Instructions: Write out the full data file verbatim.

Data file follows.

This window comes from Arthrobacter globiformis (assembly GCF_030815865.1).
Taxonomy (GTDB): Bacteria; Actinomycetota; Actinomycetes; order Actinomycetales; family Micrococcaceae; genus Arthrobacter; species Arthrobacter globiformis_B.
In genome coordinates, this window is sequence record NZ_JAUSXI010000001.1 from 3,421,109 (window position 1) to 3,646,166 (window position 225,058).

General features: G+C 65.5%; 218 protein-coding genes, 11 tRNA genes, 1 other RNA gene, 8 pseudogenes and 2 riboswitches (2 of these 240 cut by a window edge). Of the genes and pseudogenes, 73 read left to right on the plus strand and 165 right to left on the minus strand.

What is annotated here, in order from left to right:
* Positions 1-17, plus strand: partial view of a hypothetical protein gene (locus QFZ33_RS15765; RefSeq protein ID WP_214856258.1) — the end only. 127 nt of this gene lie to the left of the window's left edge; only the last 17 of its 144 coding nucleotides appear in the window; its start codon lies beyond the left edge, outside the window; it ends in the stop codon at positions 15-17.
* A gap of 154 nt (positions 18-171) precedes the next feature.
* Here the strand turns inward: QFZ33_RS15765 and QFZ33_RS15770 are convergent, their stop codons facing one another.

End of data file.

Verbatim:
This window comes from Arthrobacter globiformis (assembly GCF_030815865.1).
Taxonomy (GTDB): Bacteria; Actinomycetota; Actinomycetes; order Actinomycetales; family Micrococcaceae; genus Arthrobacter; species Arthrobacter globiformis_B.
In genome coordinates, this window is sequence record NZ_JAUSXI010000001.1 from 3,421,109 (window position 1) to 3,646,166 (window position 225,058).

General features: G+C 65.5%; 218 protein-coding genes, 11 tRNA genes, 1 other RNA gene, 8 pseudogenes and 2 riboswitches (2 of these 240 cut by a window edge). Of the genes and pseudogenes, 73 read left to right on the plus strand and 165 right to left on the minus strand.

What is annotated here, in order from left to right:
* Positions 1-17, plus strand: partial view of a hypothetical protein gene (locus QFZ33_RS15765; RefSeq protein ID WP_214856258.1) — the end only. 127 nt of this gene lie to the left of the window's left edge; only the last 17 of its 144 coding nucleotides appear in the window; its start codon lies beyond the left edge, outside the window; it ends in the stop codon at positions 15-17.
* A gap of 154 nt (positions 18-171) precedes the next feature.
* Here the strand turns inward: QFZ33_RS15765 and QFZ33_RS15770 are convergent, their stop codons facing one another.